Australia’s immigration intake has fluctuated over the last three decades, but has on annual average remained relatively low since the 1970s. As a subject of policy it has become a political hot potato which neither of the major parties wants to handle. Where political discussion on immigration has taken place, it has tended to focus on its imagined negative impact on unemployment, welfare spending, the environment, or on Australia’s national identity. Very little evidence has been provided to support such negative causation and there has been almost no exploration of whether any negative impact might be minimised by tying immigration intake to targeted regional re-development, infrastructure projects, and cultural programs. These were all features of the successful immigration program of the post-War years, and should not be off the agenda.
Australia needs to face the Twenty-first Century thinking and speaking of Australian citizenship in more internationally expansive terms than before. The old Empire concept, stripped of its colonising mission, was not a bad model. It is perhaps now more relevant than ever, as a means of re-thinking the nature of globalisation.
We could begin with something simple: removal of the prohibition on Australians taking out the citizenship of another country as well as the prohibition on Australians with dual nationality standing for Parliament. We could move on to an approach to immigration which emphasised the contribution of new immigrants (not just those who settled here in the 1950s), rather than the problems. We could begin once again to think of people as ‘citizens’—as members of our community—even without their becoming legal citizens. We could hold out a range of entitlements and benefits to make the integration of immigrants easier, without attaching punitive conditions to these. Words and symbols of openness, optimism and expansion could be adopted.
In this centenary year, Australians have a unique opportunity to take a new perspective on our history. There has been a tendency for some time to focus on the mistakes that have been made in the past, and in return, an attempt to counter these with positive perspectives on our history, most recently on the federation experience. But we have rarely attempted to learn real lessons from either the negative or the positive approaches. We have remained cautious and fearful about trying out new directions, because we do not recognise that adventurous steps have been taken in the past without disastrous consequences. Federation itself was such a step. We applaud the great, successful experiment with multiculturalism, but forget that this was the outcome of the highly imaginative, indeed daring, policy of post-war immigration undertaken by the Chifley government and continued during the Menzies years.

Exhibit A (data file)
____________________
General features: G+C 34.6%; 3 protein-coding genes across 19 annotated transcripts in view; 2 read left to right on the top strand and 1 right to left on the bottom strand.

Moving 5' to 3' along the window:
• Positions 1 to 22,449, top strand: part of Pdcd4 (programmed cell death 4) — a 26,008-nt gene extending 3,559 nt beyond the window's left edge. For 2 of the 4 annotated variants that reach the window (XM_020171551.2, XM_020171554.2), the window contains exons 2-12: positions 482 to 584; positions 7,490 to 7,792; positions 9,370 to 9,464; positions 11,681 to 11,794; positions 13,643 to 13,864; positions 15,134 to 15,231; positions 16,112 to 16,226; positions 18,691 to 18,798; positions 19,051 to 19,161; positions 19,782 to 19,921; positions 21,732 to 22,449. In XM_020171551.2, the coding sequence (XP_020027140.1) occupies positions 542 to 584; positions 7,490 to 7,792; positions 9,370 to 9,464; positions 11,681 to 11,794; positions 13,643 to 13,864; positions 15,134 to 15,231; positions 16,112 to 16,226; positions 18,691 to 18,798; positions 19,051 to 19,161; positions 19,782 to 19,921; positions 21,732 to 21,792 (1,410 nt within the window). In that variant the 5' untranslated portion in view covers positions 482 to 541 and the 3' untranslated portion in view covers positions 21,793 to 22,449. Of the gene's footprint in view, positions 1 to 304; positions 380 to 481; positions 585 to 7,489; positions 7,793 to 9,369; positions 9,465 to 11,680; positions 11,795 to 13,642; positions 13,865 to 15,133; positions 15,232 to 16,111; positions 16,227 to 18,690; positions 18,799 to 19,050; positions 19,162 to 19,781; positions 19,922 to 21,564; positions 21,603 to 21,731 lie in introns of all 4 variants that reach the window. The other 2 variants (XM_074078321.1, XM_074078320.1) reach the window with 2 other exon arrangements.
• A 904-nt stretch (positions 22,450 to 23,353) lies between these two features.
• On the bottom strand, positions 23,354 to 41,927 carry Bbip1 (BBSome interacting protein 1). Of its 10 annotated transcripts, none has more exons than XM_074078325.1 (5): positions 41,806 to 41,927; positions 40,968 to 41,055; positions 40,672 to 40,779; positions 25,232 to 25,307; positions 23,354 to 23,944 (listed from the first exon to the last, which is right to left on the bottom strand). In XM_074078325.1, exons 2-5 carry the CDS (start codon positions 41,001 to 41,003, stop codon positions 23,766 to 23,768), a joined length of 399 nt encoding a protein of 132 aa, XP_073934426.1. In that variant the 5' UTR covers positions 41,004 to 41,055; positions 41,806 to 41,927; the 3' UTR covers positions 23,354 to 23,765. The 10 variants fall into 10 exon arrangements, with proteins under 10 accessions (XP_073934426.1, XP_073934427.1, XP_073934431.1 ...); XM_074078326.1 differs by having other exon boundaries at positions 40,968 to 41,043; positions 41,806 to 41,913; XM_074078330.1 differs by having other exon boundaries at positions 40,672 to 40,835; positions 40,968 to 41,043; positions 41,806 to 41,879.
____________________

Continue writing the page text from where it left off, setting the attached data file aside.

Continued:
Australians did not build a permanent memorial to federation in 1901, although they toyed with the idea for a while. One of the proposals in circulation was a massive female figure, 1 000 feet high, to be built in Sydney Harbour—so similar to the Statue of Liberty it is almost embarrassing to contemplate. Fortunately it was dropped. The real Statue of Liberty, which greeted the tired, the poor and the huddled masses of Europe as they reached the shores of the United States, was a gift from the French government for the centenary of America’s independence. Australia did not then, and does not now, need such an object. But a gift to itself of something carrying the same symbolic message would, I believe, be more than welcome, as we face our next one hundred years.
Question — Could you give us an idea of the benefits to this country of the new approach that you are espousing?
Helen Irving — I think there would be very clear benefits in an increased population in Australia. In terms of where that population is likely to come from, realistically, it is more likely to come from immigration than the natural birth rate. There are also good reasons not to try to massively increase the population by encouraging the current population to have more children. That’s another complex story, however.
The benefits of an increased immigration program in Australia can be—although the circumstances are different now—extrapolated from the benefits that we saw in the immigration program which followed the Second World War. The benefits come in terms of what you can support with a larger population. There are cultural benefits, in terms of the development of Australian industries and initiatives. And in terms of simple things, like the possibility of increasing the circulation of newspapers or publications that are produced in Australia so that you might be able to have a more diverse media.
Economically, I think there would be considerable advantages. There would be benefit also in opening up Australia’s relations with the world, and in terms of developing the sorts of advantages that come from international exchanges broadly. I don’t think anyone would deny that there are arguments about how you would get those international exchanges, but I think they would be very much supported by an expanded immigration program.